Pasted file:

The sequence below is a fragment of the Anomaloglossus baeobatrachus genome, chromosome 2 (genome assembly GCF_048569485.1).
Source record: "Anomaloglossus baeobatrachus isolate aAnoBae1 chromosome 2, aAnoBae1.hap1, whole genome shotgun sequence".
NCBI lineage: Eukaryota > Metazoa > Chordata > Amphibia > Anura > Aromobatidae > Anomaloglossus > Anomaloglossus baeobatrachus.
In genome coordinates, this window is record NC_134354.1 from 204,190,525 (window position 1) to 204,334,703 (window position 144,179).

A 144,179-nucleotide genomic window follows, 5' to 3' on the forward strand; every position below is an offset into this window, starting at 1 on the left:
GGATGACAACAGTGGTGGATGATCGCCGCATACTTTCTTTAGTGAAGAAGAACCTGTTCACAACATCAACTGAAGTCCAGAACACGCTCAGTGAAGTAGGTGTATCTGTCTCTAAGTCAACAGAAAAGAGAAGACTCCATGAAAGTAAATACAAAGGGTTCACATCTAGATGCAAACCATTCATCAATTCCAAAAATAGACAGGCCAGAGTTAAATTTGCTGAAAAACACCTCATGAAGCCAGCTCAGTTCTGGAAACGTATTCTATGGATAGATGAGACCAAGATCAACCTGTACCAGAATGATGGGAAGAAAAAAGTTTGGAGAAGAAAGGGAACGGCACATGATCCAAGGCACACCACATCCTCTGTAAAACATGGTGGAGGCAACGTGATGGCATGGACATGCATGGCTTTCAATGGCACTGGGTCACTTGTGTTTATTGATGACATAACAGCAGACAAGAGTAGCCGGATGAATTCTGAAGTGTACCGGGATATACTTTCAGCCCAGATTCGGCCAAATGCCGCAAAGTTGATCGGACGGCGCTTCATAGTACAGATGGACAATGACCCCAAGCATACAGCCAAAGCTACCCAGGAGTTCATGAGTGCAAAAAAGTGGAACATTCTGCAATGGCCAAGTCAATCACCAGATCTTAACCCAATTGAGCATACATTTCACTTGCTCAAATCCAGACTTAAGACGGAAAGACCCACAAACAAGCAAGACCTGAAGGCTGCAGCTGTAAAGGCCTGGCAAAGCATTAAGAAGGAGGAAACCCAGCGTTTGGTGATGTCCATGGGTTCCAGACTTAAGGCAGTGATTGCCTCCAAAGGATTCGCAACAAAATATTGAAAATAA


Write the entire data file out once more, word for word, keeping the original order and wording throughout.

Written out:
The sequence below is a fragment of the Anomaloglossus baeobatrachus genome, chromosome 2 (genome assembly GCF_048569485.1).
Source record: "Anomaloglossus baeobatrachus isolate aAnoBae1 chromosome 2, aAnoBae1.hap1, whole genome shotgun sequence".
NCBI lineage: Eukaryota > Metazoa > Chordata > Amphibia > Anura > Aromobatidae > Anomaloglossus > Anomaloglossus baeobatrachus.
In genome coordinates, this window is record NC_134354.1 from 204,190,525 (window position 1) to 204,334,703 (window position 144,179).

A 144,179-nucleotide genomic window follows, 5' to 3' on the forward strand; every position below is an offset into this window, starting at 1 on the left:
GGATGACAACAGTGGTGGATGATCGCCGCATACTTTCTTTAGTGAAGAAGAACCTGTTCACAACATCAACTGAAGTCCAGAACACGCTCAGTGAAGTAGGTGTATCTGTCTCTAAGTCAACAGAAAAGAGAAGACTCCATGAAAGTAAATACAAAGGGTTCACATCTAGATGCAAACCATTCATCAATTCCAAAAATAGACAGGCCAGAGTTAAATTTGCTGAAAAACACCTCATGAAGCCAGCTCAGTTCTGGAAACGTATTCTATGGATAGATGAGACCAAGATCAACCTGTACCAGAATGATGGGAAGAAAAAAGTTTGGAGAAGAAAGGGAACGGCACATGATCCAAGGCACACCACATCCTCTGTAAAACATGGTGGAGGCAACGTGATGGCATGGACATGCATGGCTTTCAATGGCACTGGGTCACTTGTGTTTATTGATGACATAACAGCAGACAAGAGTAGCCGGATGAATTCTGAAGTGTACCGGGATATACTTTCAGCCCAGATTCGGCCAAATGCCGCAAAGTTGATCGGACGGCGCTTCATAGTACAGATGGACAATGACCCCAAGCATACAGCCAAAGCTACCCAGGAGTTCATGAGTGCAAAAAAGTGGAACATTCTGCAATGGCCAAGTCAATCACCAGATCTTAACCCAATTGAGCATACATTTCACTTGCTCAAATCCAGACTTAAGACGGAAAGACCCACAAACAAGCAAGACCTGAAGGCTGCAGCTGTAAAGGCCTGGCAAAGCATTAAGAAGGAGGAAACCCAGCGTTTGGTGATGTCCATGGGTTCCAGACTTAAGGCAGTGATTGCCTCCAAAGGATTCGCAACAAAATATTGAAAATAA